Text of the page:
I have a lot of gear that many would consider old, but still continues to function. I’ve got an Optimus 111C that I like, but I’d love to find a 111T or B. Because I’m out for more than a month at a time on my canoe trips, I like gear that doesn’t require much (if any) maintenance, and is bomb proof.

In today’s outdoor market, a lot of gear is made quite light and functions well within fairly narrow parameters. I’ve got some gear like that, but the tradeoff is that it often won’t last as long or needs more care.

Another favorite, which I sold about ten years ago, was my Bibler Impotent. I knew Todd and his then wife Becky through a good friend that I climbed with. At the time, Todd was sewing his tents in the living room of his apartment. It was a great little tent and I used it a lot. Finally, the coating on the floor died.

What is one of your favorite outdoors destinations?

There are so many great places, but one really unique place is the Spatsizi Widerness of Northwestern B.C. It is a truly special place with an intact ecosystem. Biologist David Suzuki has called it “North America’s Serengheti.” Unfortunately, Shell Oil wants to drill coal bed methane wells in the area.

I have photographed and written about the Spatsizi for various publications. I was fortunate to paddle with Ali Howard, who swam the Skeena River from its headwaters in the Spatsizi to the Pacific Ocean. She did it to protest the resource development planned by Shell and others.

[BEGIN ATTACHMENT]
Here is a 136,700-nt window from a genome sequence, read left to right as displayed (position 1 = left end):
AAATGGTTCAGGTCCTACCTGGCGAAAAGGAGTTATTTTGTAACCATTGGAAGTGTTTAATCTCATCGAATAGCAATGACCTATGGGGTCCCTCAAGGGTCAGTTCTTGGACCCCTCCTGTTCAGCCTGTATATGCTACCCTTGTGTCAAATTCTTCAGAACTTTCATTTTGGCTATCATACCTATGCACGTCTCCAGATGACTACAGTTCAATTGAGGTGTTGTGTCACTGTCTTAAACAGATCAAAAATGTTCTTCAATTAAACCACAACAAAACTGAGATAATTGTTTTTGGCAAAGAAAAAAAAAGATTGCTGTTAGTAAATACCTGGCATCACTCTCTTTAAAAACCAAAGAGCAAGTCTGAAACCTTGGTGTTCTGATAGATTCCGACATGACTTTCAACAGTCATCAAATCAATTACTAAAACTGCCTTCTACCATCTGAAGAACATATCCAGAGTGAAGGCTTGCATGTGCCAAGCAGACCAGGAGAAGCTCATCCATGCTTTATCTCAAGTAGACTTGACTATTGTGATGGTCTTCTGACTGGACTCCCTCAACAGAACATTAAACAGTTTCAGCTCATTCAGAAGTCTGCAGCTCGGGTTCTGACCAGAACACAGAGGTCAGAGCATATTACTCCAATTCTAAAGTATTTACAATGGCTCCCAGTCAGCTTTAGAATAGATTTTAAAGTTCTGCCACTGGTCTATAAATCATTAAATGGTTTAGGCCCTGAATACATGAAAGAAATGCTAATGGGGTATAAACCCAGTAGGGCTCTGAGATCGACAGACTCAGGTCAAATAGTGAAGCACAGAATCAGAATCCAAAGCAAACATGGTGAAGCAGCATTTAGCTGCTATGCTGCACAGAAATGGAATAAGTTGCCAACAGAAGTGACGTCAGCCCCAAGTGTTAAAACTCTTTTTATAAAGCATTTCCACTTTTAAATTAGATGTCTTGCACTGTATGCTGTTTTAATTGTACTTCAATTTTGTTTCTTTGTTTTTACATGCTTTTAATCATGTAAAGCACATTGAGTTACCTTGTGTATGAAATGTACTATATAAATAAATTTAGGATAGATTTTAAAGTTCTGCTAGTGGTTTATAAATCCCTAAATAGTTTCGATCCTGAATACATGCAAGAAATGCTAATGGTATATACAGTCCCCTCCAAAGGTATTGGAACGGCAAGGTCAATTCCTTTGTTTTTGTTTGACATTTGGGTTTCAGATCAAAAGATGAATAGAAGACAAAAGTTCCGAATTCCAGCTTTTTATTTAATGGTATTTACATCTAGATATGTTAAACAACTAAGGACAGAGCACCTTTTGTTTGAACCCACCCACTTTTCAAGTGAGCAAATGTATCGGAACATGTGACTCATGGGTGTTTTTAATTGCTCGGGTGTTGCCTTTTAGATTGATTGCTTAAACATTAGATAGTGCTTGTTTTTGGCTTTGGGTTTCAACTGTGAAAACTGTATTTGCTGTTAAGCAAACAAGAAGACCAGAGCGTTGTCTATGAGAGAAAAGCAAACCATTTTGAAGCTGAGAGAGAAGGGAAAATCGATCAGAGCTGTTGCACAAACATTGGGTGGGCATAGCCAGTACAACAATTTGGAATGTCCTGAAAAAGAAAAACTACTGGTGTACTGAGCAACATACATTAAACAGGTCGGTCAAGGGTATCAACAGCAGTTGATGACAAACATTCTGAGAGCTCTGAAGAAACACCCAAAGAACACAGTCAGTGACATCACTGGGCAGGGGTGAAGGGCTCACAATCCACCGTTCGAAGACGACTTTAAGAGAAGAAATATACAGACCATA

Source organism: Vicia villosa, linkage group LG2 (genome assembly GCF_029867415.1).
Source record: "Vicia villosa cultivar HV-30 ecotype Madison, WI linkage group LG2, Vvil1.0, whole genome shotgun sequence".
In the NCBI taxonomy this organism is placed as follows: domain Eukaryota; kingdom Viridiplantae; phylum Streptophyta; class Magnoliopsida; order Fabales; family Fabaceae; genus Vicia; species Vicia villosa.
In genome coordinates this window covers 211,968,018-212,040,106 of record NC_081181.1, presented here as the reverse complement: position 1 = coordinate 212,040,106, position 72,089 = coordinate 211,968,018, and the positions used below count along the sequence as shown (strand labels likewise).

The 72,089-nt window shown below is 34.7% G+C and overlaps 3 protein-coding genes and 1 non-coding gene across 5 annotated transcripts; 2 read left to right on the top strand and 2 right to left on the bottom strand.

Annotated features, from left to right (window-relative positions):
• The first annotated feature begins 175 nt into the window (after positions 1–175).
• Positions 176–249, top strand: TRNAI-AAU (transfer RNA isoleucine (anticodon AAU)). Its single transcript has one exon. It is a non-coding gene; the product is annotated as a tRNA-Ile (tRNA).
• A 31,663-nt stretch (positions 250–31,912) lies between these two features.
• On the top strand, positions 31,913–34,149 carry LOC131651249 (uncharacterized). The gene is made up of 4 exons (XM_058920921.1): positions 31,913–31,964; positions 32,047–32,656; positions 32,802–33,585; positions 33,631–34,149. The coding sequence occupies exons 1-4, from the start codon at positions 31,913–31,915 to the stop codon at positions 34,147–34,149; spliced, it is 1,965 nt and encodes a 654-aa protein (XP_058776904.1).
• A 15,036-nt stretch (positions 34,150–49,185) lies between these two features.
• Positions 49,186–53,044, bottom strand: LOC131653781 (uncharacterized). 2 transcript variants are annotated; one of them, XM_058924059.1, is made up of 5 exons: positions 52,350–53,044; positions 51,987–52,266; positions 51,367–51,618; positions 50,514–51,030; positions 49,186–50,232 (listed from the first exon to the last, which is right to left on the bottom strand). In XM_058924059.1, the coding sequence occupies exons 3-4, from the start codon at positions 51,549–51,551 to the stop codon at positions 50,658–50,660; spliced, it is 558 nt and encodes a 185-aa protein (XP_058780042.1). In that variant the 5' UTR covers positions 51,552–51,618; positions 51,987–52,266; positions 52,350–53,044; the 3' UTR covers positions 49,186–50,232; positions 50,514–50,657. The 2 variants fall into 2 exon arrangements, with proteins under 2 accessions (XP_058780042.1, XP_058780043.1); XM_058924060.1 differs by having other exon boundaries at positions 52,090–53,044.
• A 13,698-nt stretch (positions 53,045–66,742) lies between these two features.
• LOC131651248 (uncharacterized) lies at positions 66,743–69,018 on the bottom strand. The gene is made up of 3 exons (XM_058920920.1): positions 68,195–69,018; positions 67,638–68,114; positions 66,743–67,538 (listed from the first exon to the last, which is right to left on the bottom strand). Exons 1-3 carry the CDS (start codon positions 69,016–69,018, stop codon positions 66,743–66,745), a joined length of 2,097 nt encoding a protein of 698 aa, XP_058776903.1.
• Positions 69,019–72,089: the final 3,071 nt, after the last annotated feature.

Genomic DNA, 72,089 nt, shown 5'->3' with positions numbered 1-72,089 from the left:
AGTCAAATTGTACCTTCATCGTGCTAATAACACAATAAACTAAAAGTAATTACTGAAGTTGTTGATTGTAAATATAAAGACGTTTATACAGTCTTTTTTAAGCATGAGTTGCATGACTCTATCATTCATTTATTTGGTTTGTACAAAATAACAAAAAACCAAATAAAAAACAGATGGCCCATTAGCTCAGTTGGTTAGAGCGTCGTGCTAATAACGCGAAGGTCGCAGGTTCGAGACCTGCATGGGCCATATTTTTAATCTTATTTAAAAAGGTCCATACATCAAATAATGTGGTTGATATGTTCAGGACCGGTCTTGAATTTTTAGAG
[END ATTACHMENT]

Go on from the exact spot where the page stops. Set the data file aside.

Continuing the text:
Photo: Erich and son Ned scout Oregon's Rogue River in 2010. Erich's grandfather was the first to paddle the Rogue in a canoe in the 1920s. Erich and Ned recreated that journey in a small tandem wood/canvas canoe, seen in photo above. (All photos Erich Volkstorf)

Anything else you'd like to share with the Trailspace community?

There are a couple of things that I would like to share. Although a lot of us are gear heads, and I know I fall into that category, I think it is important to remember that the gear is just a tool for us to use to enjoy the natural places. We shouldn’t focus too much on the gear and forget that we are there to experience those wonderful surroundings. Often, I think gadgets can separate us from common sense.

On an expedition I was guiding in the Yukon, I took a hike with a couple from Ontario who were on the trip. He had a brand new GPS, and had noted campsites on our trip, all very useful. However, on this one short hike of less than a mile, we had the river to our left about 300 meters, and a cut bank on our right about 200 meters, both clearly visible through the sparse forest of aspen and spruce. And yet, he had to stop every 100 meters or so to get coordinates to find our way back to camp. He lacked the common sense to take his gaze from the gadget and look at his surroundings and know where he was. 

The other thing I might share, is that I think it is so important to get people of all ages to experience the outdoors, especially young children. I was fortunate that my parents took me out when I was young. I spelunked and hiked with my son when he was 5 and when he was 7 we took our first canoe trip together for ten days. He is now seventeen and a counselor at a camp in Northern Ontario this summer.

If we don’t expose our kids to these places, they won’t know anything about them and won’t miss them when they’re gone, or feel the need to protect them.

Great job, Erich!

*Besides Trailspace glory, Erich gets a goodie pack with an Ibex Zepher Skull Cap with Trailspace logo, a Trailspace Trail Runner Cap, a Trailspace pint glass (for après-backcountry use), stickers, an array of energy bars from ClifProBar, and Olympia Granola, and a Nalgene water bottle, tastefully adorned with a Trailspace sticker.